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Jen Pollock Michel

( author + writer + speaker )

Found Wanting: Deborah Kurtz, "I wanted a husband."

I am curating stories for a blog project called, “Found Wanting.” (If you’d like to submit a guest post, learn more here.) During Jesus’ earthly ministry, it was not uncommon for him to approach the sick and sin-sick with this question: “What do you want?” In John 5, he speaks with a man lying next to the healing waters of Bethesda, a man who has been an invalid for 38 years.

“When Jesus saw him lying there and knew that he had already been there a long time, he said to him, ‘Do you want to be healed?’"

The man seizes an excuse. “I have no one to put me into the pool when the water is stirred up.”

Was it too much for this man to hope for healing?

What is too great a risk to invite the responsibility for walking again?

There can be fear in desire: fear that we will want what God will always refuse to give; fear that we will not want whatever God, in his sovereignty, chooses to give.

Ultimately, we are profoundly afraid of ceding into the hands of God our trust.

I’m grateful for those willing to share their stories of desire here. I'm neither applauding nor condemning their stories: rather, I am amplifying their desires - and reminding each of us that to be human is to want. In my book, Teach Us to Want, I claim that:

“Desire takes shape in the particularities of our lives. We cannot excerpt desire from the anthology of our stories. Our desires say something about us – who we have been, who we are and who we are becoming. They tell a part of the story that God is telling through us, even the beautiful and complicated story of being human and becoming holy.”

To catch up on the series, read these featured stories: Amy Chaney, "I didn't want to be a coach's wife." Beth Bruno, "I've wanted beauty." Wendy Stringer, "I didn't want to move to suburbia." Steve Burks, "I've wanted to produce entertainment." Faydra Stratton, "I didn't want a child with Fragile X." Brook Seekins, "I never wanted to be a missionary in Africa." Sarah Van Beveren, "I have always wanted to be strong." Holly Pennington, "I didn't want to find out what I wanted." Larry Shallenberger, "I wanted to know what I wanted." Hannah Anderson, "I didn't want - because I couldn't afford to." Megan Hill, "I want your blessing." Bronwyn Lea, "I wanted a boyfriend, college scholarships, permission to sleep over at the popular kid's house." Jennifer Tatum, "I've wanted to be a woman of faith, but . . ." Sarah Torna Roberts, "I didn't want to be broken." Suanne Camfield, "I want a bigger house." Courtney Reissig, "I wanted a baby." Cara Meredith, "I've wanted it all." Anonymous, "I want to not want marriage anymore."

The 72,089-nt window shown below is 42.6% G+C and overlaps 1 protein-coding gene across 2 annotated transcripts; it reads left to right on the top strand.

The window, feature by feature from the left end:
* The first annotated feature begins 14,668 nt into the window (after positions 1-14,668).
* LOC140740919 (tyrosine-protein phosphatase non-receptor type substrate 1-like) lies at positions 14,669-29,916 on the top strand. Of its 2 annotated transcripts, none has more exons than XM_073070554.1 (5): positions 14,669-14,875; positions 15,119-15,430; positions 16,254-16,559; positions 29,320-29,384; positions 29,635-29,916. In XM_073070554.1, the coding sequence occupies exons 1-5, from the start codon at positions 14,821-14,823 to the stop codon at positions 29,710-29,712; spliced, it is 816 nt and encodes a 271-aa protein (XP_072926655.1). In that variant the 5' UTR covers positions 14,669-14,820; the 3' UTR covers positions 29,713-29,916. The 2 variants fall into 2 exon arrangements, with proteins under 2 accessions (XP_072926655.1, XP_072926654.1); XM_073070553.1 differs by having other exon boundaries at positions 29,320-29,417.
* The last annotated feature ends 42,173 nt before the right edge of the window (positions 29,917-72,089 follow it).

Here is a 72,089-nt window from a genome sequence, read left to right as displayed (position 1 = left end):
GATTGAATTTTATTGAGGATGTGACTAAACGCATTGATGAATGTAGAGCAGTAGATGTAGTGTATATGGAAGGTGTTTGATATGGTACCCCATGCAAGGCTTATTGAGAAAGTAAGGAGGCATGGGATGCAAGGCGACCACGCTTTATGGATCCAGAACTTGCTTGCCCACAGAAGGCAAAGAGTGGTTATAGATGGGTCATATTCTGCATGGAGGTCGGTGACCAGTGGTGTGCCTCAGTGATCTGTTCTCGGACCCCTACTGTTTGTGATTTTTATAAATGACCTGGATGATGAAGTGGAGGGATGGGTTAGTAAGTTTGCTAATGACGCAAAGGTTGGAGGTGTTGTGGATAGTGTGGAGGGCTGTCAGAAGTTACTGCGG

Today, Deborah Kurtz shares her story of desire on the blog.

* * * * *

I wanted a husband.

I’d wanted to be married ever since I was a little girl. My dream husband was wickedly handsome, strong, and capable of anything. I imagined that he would someday sweep me off my feet, and together we would live. Happily. Ever. After. I was very young and very naïve.

As I grew older, and after the Lord captured my heart with the good news of what He endured on the cross to secure my justification {and wholly undeserved right to be an heir of the King}, I noticed a change in my desire for a spouse. While looks were still important to me, I realized that of far greater importance was a man who possessed a certain inward attractiveness; namely, a man of God. I longed for a husband whose aim was to treasure Christ above all. This kind of desire for a spouse, I knew, was good and right. I believed that it was God’s desire for me as well. But it soon became my idol.

It became my idol when I longed to have a husband more than I longed to treasure Christ and know Him intimately. It became my idol when I grew angry with God for not bringing my husband into my life. It became my idol when I chased after young men who did not know the Lord, yet showed interest in me. But God. But God, in His inestimable love and grace toward me, reminded me of a far greater love that was already mine – His. In the middle of a relationship that was not honoring to Him, God graciously broke me in my sin. And I returned – by His grace - to the great Love of my soul, the One who was pierced for my transgressions and crushed for my iniquities; the One whose wounds healed my soul (Isaiah 53:5).

A while later, God did fulfill a great longing of my heart when He brought my husband into my life. And he is a man of God. We have been married for nearly four years, and my husband is a daily reminder to me that “every good and perfect gift is from above, coming down from the Father of the heavenly lights (James 1:17)”; and that I am quite undeserving. I see glimpses of Christ in the way that my husband sacrificially loves me, and this turns my gaze heavenward and reminds me of the greatest desire of my heart – to be with the Lord forever. I am often humbled and awestruck that God has chosen to not only fulfill my desire for a godly spouse, but that He - through my spouse - reminds me of my very greatest desire which will eventually be fulfilled: the day that I will be with the Lord, my true Bridegroom. Until then, my heart cries: “soon and very soon, I will be with the One I love. With unveiled face I’ll see Him! There my soul will be satisfied, soon and very soon." ("Soon" - Hillsong United)

* * * * *

Deborah Kurtz is wife to a seriously awesome guy named Tim, who has just finished his first year of seminary studies at Southern Baptist Theological Seminary. They reside in the Midwest, and are hopeful parents of two children by way of international adoption. You can read more of their story at Deborah’s blog, Journey of Faith: